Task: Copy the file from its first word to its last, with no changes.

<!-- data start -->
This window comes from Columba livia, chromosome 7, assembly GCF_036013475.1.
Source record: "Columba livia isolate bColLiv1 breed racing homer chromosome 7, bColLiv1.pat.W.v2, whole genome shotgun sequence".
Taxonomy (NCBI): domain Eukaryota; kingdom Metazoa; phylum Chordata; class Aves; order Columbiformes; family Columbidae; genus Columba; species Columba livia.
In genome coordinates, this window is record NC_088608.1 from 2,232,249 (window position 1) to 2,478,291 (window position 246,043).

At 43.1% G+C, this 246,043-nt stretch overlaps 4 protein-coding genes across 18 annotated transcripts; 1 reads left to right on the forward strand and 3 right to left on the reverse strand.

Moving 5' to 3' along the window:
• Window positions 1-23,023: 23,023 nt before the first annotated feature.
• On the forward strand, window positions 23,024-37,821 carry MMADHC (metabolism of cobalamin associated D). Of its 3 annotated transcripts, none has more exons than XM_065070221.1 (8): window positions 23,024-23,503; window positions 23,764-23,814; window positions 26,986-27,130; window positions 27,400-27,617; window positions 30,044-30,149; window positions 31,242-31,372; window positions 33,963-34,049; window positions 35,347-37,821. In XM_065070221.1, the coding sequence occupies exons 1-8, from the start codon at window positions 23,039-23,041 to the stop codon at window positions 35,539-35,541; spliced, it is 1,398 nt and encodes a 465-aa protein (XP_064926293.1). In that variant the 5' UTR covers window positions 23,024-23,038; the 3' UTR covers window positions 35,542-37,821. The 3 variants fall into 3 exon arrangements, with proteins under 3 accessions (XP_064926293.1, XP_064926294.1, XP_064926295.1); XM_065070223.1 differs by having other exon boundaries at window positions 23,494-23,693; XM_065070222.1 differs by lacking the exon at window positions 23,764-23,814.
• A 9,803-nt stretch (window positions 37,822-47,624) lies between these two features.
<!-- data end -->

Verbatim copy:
This window comes from Columba livia, chromosome 7, assembly GCF_036013475.1.
Source record: "Columba livia isolate bColLiv1 breed racing homer chromosome 7, bColLiv1.pat.W.v2, whole genome shotgun sequence".
Taxonomy (NCBI): domain Eukaryota; kingdom Metazoa; phylum Chordata; class Aves; order Columbiformes; family Columbidae; genus Columba; species Columba livia.
In genome coordinates, this window is record NC_088608.1 from 2,232,249 (window position 1) to 2,478,291 (window position 246,043).

At 43.1% G+C, this 246,043-nt stretch overlaps 4 protein-coding genes across 18 annotated transcripts; 1 reads left to right on the forward strand and 3 right to left on the reverse strand.

Moving 5' to 3' along the window:
• Window positions 1-23,023: 23,023 nt before the first annotated feature.
• On the forward strand, window positions 23,024-37,821 carry MMADHC (metabolism of cobalamin associated D). Of its 3 annotated transcripts, none has more exons than XM_065070221.1 (8): window positions 23,024-23,503; window positions 23,764-23,814; window positions 26,986-27,130; window positions 27,400-27,617; window positions 30,044-30,149; window positions 31,242-31,372; window positions 33,963-34,049; window positions 35,347-37,821. In XM_065070221.1, the coding sequence occupies exons 1-8, from the start codon at window positions 23,039-23,041 to the stop codon at window positions 35,539-35,541; spliced, it is 1,398 nt and encodes a 465-aa protein (XP_064926293.1). In that variant the 5' UTR covers window positions 23,024-23,038; the 3' UTR covers window positions 35,542-37,821. The 3 variants fall into 3 exon arrangements, with proteins under 3 accessions (XP_064926293.1, XP_064926294.1, XP_064926295.1); XM_065070223.1 differs by having other exon boundaries at window positions 23,494-23,693; XM_065070222.1 differs by lacking the exon at window positions 23,764-23,814.
• A 9,803-nt stretch (window positions 37,822-47,624) lies between these two features.